The train of regulated thoughts is of two kinds; one, when of an effect imagined we seek the causes or means that produce it; and this is common to man and beast. The other is when imagining anything whatsoever we seek all the possible effects that can by it be produced, that is to say, we imagine what we can do with it when we have it. Of which I have not at any time seen any sign but in man only; for this is a curiosity hardly incident to the nature of any living creature that has no other passion but sensual, such as are hunger, thirst, lust, and anger. In sum, the discourse of the mind, when it is governed by design, is nothing but ‘seeking,’ or the faculty of invention, which the Latins called sagacitas, andsolertia; a hunting out of the causes, of some effect, present or past; or of the effects, of some present or past cause. Sometimes a man seeks what he hath lost; and from that place and time wherein he misses it his mind runs back, from place to place, and time to time, to find where and when he had it, that is to say, to find some certain and limited time and place in which to begin a method of seeking. Again, from thence his thoughts run over the same places and times to find what action or other occasion might make him lose it. This we call ‘remembrance,’ or calling to mind: the Latins call it reminiscentia, as it were a ‘re-conning’ of our former actions.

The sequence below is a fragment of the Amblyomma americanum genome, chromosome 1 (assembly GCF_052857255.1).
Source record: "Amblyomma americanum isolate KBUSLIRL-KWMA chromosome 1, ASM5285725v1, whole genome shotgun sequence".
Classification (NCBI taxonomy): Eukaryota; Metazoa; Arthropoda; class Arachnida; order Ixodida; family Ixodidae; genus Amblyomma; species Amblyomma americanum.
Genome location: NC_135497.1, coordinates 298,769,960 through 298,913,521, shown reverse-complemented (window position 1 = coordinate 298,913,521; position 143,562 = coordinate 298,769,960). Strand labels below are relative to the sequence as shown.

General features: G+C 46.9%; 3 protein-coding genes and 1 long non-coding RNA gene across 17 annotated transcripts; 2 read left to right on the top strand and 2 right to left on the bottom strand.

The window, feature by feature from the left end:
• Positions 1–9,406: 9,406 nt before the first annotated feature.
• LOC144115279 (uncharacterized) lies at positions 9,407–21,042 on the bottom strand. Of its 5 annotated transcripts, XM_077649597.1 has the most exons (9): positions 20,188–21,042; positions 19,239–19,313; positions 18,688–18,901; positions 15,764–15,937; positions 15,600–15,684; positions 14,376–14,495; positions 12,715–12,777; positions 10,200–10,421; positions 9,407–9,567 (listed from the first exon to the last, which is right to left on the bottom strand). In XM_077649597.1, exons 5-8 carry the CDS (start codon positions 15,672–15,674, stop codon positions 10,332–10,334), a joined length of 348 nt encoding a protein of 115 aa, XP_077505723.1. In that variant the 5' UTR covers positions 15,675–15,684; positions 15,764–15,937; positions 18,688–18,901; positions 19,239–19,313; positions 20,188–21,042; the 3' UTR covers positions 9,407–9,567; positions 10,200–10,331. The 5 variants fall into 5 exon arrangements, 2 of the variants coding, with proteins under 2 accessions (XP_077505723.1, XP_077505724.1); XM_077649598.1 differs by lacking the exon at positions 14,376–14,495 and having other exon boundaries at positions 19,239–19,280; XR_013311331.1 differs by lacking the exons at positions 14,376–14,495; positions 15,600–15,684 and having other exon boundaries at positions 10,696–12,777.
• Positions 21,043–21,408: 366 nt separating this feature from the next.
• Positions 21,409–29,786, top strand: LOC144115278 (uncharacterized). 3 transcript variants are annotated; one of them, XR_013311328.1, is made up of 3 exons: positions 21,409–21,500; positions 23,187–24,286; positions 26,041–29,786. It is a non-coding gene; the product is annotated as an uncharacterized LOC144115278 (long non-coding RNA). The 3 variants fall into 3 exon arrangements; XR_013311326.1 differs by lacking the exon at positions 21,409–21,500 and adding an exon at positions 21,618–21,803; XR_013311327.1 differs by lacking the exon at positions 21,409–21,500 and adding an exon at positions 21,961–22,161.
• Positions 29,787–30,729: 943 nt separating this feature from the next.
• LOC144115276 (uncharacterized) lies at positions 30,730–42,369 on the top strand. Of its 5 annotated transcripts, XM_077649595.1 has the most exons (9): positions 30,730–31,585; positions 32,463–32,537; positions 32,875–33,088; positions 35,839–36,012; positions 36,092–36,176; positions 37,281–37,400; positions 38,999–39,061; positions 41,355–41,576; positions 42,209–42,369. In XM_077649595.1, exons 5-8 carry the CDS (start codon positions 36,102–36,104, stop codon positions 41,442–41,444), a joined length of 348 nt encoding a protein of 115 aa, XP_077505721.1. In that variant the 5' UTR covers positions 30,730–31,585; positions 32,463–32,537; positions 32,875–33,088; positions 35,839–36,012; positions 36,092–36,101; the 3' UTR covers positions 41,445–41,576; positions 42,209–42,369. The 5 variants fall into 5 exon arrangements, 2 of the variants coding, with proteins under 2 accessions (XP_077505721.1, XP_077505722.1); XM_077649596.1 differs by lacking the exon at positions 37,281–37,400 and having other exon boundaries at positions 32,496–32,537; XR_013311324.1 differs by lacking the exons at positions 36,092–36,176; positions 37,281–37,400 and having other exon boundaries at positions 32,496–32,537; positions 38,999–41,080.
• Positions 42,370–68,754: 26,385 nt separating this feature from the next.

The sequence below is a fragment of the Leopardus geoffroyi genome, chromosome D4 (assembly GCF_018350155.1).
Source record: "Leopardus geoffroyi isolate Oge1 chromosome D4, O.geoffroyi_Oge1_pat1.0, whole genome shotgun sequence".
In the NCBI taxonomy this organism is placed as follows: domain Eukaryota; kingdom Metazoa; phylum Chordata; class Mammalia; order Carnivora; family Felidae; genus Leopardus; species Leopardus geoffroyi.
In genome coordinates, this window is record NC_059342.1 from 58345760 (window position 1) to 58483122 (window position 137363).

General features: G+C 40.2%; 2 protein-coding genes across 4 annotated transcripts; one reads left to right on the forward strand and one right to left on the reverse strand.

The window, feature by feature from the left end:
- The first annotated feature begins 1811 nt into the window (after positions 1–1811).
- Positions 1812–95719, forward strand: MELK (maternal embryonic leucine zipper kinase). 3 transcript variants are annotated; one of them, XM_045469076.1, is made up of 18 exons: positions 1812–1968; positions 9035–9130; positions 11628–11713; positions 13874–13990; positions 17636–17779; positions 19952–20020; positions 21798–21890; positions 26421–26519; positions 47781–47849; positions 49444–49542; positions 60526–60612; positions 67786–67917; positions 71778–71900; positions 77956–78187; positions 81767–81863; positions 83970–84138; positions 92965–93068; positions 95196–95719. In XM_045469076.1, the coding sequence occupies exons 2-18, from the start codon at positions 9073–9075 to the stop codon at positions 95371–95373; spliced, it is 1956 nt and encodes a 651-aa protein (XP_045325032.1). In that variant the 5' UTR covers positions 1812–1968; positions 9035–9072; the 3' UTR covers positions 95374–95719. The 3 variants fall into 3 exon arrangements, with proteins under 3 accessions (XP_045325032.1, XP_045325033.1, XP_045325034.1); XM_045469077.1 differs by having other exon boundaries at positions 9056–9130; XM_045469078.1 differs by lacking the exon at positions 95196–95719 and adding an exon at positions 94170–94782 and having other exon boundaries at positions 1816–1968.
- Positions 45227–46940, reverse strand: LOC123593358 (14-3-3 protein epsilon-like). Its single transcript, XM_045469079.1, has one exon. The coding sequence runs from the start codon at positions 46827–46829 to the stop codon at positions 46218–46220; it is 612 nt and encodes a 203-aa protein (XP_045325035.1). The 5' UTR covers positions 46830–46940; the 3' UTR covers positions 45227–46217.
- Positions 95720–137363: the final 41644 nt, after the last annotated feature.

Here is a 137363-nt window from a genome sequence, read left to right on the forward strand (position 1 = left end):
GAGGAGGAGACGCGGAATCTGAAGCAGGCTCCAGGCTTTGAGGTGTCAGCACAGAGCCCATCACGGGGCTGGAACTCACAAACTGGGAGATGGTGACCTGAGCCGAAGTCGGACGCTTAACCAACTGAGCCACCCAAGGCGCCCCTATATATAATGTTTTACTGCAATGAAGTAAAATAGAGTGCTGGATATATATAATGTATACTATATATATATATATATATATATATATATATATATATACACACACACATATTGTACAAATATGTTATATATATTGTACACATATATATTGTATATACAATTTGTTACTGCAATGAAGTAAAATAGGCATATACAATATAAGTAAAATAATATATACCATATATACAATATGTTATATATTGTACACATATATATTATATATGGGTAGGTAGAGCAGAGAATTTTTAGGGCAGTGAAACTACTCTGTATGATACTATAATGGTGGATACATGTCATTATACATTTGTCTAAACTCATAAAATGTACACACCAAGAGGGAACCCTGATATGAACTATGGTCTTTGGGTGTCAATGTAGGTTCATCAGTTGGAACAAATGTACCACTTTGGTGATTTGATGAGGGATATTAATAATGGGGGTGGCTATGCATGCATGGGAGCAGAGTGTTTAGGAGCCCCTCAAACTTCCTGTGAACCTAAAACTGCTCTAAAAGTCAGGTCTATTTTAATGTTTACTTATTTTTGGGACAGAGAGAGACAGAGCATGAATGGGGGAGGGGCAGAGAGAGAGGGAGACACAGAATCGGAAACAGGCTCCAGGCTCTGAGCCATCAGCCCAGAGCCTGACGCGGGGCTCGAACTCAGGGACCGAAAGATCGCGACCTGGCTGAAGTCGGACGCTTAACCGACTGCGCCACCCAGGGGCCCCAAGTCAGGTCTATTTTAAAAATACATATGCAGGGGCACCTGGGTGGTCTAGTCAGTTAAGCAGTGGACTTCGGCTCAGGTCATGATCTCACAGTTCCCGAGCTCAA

Sometimes a man knows a place determinate, within the compass whereof he is to seek; and then his thoughts run over all the parts thereof, in the same manner as one would sweep a room to find a jewel, or as a spaniel ranges the field till he find a scent, or as a man should run over the alphabet to start a rhyme.

  Sometimes a man desires to know the event of an action; and then he thinketh of some like action past, and the events thereof one after another, supposing like events will follow like actions. As he that foresees what will become of a criminal re-cons what he has seen follow on the like crime before, having this order of thoughts, the crime, the officer, the prison, the judge, and the gallows. Which kind of thoughts is called ‘foresight,’ and ‘prudence,’ or ‘providence,’ and sometimes ‘wisdom,’ though such conjecture, through the difficulty of observing all circumstances, be very fallacious. But this is certain: by how much one man has more experience of things past than another, by so much also he is more prudent, and his expectations the seldomer fail him. The ‘present’ only has a being in nature; things ‘past’ have a being in the memory only, but things ‘to come’ have no being at all, the ‘future’ being but a fiction of the mind, applying the sequels of actions past to the actions that are present; which with most certainty is done by him that has most experience, but not with certainty enough. And though it be called prudence, when the event answereth our expectation, yet, in its own nature, it is but presumption. For the foresight of things to come, which is providence, belongs only to him by whose will they are to come. From him only, and supernaturally, proceeds prophecy. The best prophet naturally is the best guesser; and the best guesser he that is most versed and studied in the matters he guesses at, for he hath most ‘signs’ to guess by.